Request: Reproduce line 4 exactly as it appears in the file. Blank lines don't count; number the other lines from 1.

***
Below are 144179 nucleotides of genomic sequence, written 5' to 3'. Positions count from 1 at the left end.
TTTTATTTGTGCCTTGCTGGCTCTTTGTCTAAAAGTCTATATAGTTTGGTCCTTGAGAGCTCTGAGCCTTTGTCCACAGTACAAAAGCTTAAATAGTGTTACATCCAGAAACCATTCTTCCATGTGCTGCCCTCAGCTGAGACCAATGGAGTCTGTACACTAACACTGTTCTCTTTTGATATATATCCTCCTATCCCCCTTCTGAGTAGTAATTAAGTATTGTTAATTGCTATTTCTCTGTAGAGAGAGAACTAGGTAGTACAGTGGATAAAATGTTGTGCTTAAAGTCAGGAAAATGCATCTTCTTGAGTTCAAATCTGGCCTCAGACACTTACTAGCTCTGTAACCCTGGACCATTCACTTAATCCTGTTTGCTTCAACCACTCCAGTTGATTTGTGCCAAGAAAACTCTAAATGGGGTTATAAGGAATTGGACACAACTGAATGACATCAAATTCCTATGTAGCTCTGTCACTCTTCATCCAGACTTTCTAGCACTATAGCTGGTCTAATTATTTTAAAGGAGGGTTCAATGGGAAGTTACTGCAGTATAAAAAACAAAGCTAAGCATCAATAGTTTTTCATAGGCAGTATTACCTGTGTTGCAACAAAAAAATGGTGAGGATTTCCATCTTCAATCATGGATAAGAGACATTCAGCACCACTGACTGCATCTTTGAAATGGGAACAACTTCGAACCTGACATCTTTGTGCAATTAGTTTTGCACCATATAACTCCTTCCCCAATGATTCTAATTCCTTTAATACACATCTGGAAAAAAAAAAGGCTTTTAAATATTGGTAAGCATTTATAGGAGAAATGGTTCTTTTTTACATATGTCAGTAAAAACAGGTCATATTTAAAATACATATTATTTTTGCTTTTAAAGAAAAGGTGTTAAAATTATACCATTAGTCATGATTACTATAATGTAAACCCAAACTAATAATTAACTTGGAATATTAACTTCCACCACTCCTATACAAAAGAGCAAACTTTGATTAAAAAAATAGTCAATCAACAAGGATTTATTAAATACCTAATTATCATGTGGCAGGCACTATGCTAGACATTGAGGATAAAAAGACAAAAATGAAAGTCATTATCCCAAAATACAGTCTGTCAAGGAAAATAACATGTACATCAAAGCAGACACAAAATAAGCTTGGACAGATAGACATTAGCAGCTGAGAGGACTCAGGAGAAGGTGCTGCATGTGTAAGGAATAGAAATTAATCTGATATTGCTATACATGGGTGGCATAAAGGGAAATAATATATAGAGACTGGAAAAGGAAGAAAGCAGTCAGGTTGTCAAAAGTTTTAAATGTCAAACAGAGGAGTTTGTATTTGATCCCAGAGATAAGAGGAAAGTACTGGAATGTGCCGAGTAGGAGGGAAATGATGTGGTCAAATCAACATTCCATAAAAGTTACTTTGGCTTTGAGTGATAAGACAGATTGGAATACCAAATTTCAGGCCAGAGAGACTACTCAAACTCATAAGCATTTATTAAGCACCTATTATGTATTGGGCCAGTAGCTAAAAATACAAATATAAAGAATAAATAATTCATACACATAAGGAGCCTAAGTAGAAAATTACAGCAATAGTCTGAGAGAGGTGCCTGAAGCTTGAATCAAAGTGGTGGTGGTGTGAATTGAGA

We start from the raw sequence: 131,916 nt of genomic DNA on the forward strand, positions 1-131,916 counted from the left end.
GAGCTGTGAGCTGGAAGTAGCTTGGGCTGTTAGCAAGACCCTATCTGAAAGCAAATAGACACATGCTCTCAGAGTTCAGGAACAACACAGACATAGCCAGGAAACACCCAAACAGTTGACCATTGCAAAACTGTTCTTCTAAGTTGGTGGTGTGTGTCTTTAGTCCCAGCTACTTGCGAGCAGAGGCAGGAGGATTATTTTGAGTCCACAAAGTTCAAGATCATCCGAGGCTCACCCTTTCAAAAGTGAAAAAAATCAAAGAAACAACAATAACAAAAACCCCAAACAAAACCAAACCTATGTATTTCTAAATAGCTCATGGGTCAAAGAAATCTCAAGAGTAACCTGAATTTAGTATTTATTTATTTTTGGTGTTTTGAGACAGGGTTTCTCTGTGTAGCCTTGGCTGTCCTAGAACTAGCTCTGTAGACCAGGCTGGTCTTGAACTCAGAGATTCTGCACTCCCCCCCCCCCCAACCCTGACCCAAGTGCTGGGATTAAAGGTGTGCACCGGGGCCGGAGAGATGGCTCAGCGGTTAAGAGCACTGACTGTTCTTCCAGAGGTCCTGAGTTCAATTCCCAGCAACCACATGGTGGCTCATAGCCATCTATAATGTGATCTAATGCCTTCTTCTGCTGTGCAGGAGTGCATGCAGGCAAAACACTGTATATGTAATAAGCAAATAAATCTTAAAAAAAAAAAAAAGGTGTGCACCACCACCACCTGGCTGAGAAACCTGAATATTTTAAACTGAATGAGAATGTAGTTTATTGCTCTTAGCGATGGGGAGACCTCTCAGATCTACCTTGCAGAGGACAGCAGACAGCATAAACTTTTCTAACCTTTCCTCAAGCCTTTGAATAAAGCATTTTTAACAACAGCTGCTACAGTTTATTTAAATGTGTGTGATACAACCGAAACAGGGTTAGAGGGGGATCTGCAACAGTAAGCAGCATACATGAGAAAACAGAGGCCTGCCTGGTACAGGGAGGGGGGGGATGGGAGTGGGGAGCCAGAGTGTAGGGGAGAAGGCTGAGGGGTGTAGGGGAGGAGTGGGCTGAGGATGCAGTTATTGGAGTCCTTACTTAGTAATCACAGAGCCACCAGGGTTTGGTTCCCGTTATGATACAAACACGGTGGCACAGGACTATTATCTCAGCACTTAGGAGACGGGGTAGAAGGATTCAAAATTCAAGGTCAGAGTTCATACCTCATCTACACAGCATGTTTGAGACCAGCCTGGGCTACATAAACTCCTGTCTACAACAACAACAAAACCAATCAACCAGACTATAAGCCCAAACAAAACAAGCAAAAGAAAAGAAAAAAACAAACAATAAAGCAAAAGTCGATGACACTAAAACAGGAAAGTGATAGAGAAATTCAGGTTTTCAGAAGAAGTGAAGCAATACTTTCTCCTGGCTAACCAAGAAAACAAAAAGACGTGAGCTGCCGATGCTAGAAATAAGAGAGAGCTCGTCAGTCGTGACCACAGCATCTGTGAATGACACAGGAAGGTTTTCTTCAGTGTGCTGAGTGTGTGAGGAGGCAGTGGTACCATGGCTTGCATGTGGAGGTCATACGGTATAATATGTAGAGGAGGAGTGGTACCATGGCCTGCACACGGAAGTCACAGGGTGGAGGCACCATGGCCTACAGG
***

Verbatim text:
GAGCTGTGAGCTGGAAGTAGCTTGGGCTGTTAGCAAGACCCTATCTGAAAGCAAATAGACACATGCTCTCAGAGTTCAGGAACAACACAGACATAGCCAGGAAACACCCAAACAGTTGACCATTGCAAAACTGTTCTTCTAAGTTGGTGGTGTGTGTCTTTAGTCCCAGCTACTTGCGAGCAGAGGCAGGAGGATTATTTTGAGTCCACAAAGTTCAAGATCATCCGAGGCTCACCCTTTCAAAAGTGAAAAAAATCAAAGAAACAACAATAACAAAAACCCCAAACAAAACCAAACCTATGTATTTCTAAATAGCTCATGGGTCAAAGAAATCTCAAGAGTAACCTGAATTTAGTATTTATTTATTTTTGGTGTTTTGAGACAGGGTTTCTCTGTGTAGCCTTGGCTGTCCTAGAACTAGCTCTGTAGACCAGGCTGGTCTTGAACTCAGAGATTCTGCACTCCCCCCCCCCCCAACCCTGACCCAAGTGCTGGGATTAAAGGTGTGCACCGGGGCCGGAGAGATGGCTCAGCGGTTAAGAGCACTGACTGTTCTTCCAGAGGTCCTGAGTTCAATTCCCAGCAACCACATGGTGGCTCATAGCCATCTATAATGTGATCTAATGCCTTCTTCTGCTGTGCAGGAGTGCATGCAGGCAAAACACTGTATATGTAATAAGCAAATAAATCTTAAAAAAAAAAAAAAGGTGTGCACCACCACCACCTGGCTGAGAAACCTGAATATTTTAAACTGAATGAGAATGTAGTTTATTGCTCTTAGCGATGGGGAGACCTCTCAGATCTACCTTGCAGAGGACAGCAGACAGCATAAACTTTTCTAACCTTTCCTCAAGCCTTTGAATAAAGCATTTTTAACAACAGCTGCTACAGTTTATTTAAATGTGTGTGATACAACCGAAACAGGGTTAGAGGGGGATCTGCAACAGTAAGCAGCATACATGAGAAAACAGAGGCCTGCCTGGTACAGGGAGGGGGGGGATGGGAGTGGGGAGCCAGAGTGTAGGGGAGAAGGCTGAGGGGTGTAGGGGAGGAGTGGGCTGAGGATGCAGTTATTGGAGTCCTTACTTAGTAATCACAGAGCCACCAGGGTTTGGTTCCCGTTATGATACAAACACGGTGGCACAGGACTATTATCTCAGCACTTAGGAGACGGGGTAGAAGGATTCAAAATTCAAGGTCAGAGTTCATACCTCATCTACACAGCATGTTTGAGACCAGCCTGGGCTACATAAACTCCTGTCTACAACAACAACAAAACCAATCAACCAGACTATAAGCCCAAACAAAACAAGCAAAAGAAAAGAAAAAAACAAACAATAAAGCAAAAGTCGATGACACTAAAACAGGAAAGTGATAGAGAAATTCAGGTTTTCAGAAGAAGTGAAGCAATACTTTCTCCTGGCTAACCAAGAAAACAAAAAGACGTGAGCTGCCGATGCTAGAAATAAGAGAGAGCTCGTCAGTCGTGACCACAGCATCTGTGAATGACACAGGAAGGTTTTCTTCAGTGTGCTGAGTGTGTGAGGAGGCAGTGGTACCATGGCTTGCATGTGGAGGTCATACGGTATAATATGTAGAGGAGGAGTGGTACCATGGCCTGCACACGGAAGTCACAGGGTGGAGGCACCATGGCCTACAGG